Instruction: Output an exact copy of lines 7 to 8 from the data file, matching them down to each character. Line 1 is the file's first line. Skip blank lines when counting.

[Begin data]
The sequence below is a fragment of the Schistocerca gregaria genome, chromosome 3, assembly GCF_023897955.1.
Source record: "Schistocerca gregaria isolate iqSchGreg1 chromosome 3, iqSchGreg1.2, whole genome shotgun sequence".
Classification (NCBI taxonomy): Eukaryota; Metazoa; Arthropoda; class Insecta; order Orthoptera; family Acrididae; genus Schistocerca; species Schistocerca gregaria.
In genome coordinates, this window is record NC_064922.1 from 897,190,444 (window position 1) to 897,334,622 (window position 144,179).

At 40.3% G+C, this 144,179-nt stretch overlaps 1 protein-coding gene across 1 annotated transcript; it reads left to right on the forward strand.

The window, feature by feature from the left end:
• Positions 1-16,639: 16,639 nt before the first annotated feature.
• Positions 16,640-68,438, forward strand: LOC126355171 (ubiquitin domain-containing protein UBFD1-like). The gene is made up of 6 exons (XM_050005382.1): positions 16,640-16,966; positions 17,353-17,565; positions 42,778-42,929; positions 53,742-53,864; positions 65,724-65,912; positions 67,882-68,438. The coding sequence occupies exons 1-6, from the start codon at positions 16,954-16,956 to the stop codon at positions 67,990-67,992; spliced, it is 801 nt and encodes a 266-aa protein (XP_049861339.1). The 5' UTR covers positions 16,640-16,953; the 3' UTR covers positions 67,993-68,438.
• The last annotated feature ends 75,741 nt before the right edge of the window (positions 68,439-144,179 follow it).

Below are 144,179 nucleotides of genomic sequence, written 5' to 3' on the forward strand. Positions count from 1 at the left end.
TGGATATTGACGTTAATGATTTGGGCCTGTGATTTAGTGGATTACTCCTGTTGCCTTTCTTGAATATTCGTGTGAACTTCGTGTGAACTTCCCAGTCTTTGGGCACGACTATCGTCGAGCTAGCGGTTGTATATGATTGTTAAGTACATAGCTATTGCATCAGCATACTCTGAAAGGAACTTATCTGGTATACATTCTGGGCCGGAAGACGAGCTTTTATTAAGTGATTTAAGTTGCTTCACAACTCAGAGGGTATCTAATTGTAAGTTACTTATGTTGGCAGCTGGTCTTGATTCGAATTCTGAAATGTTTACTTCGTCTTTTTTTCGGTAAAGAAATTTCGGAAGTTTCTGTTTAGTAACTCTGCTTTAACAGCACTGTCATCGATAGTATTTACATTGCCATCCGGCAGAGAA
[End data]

• Positions 1-16,639: 16,639 nt before the first annotated feature.
• Positions 16,640-68,438, forward strand: LOC126355171 (ubiquitin domain-containing protein UBFD1-like). The gene is made up of 6 exons (XM_050005382.1): positions 16,640-16,966; positions 17,353-17,565; positions 42,778-42,929; positions 53,742-53,864; positions 65,724-65,912; positions 67,882-68,438. The coding sequence occupies exons 1-6, from the start codon at positions 16,954-16,956 to the stop codon at positions 67,990-67,992; spliced, it is 801 nt and encodes a 266-aa protein (XP_049861339.1). The 5' UTR covers positions 16,640-16,953; the 3' UTR covers positions 67,993-68,438.